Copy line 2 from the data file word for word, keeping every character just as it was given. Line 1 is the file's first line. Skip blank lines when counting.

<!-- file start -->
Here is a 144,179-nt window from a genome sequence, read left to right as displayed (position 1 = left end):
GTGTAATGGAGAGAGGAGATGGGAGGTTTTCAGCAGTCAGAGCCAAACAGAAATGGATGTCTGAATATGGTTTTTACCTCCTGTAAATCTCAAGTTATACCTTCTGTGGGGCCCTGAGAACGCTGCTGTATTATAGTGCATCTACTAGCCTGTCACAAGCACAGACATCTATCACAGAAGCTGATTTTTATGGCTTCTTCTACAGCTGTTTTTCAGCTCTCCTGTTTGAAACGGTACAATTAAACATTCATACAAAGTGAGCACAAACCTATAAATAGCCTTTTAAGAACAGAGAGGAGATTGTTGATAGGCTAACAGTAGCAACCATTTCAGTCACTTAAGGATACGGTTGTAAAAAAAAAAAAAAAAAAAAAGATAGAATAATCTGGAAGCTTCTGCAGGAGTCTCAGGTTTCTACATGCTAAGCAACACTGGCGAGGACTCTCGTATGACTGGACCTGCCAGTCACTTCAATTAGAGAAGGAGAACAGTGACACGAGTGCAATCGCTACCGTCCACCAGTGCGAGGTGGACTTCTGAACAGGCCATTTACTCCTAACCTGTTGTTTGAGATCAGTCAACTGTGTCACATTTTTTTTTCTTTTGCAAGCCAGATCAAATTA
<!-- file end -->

GTGTAATGGAGAGAGGAGATGGGAGGTTTTCAGCAGTCAGAGCCAAACAGAAATGGATGTCTGAATATGGTTTTTACCTCCTGTAAATCTCAAGTTATACCTTCTGTGGGGCCCTGAGAACGCTGCTGTATTATAGTGCATCTACTAGCCTGTCACAAGCACAGACATCTATCACAGAAGCTGATTTTTATGGCTTCTTCTACAGCTGTTTTTCAGCTCTCCTGTTTGAAACGGTACAATTAAACATTCATACAAAGTGAGCACAAACCTATAAATAGCCTTTTAAGAACAGAGAGGAGATTGTTGATAGGCTAACAGTAGCAACCATTTCAGTCACTTAAGGATACGGTTGTAAAAAAAAAAAAAAAAAAAAAGATAGAATAATCTGGAAGCTTCTGCAGGAGTCTCAGGTTTCTACATGCTAAGCAACACTGGCGAGGACTCTCGTATGACTGGACCTGCCAGTCACTTCAATTAGAGAAGGAGAACAGTGACACGAGTGCAATCGCTACCGTCCACCAGTGCGAGGTGGACTTCTGAACAGGCCATTTACTCCTAACCTGTTGTTTGAGATCAGTCAACTGTGTCACATTTTTTTTTCTTTTGCAAGCCAGATCAAATTA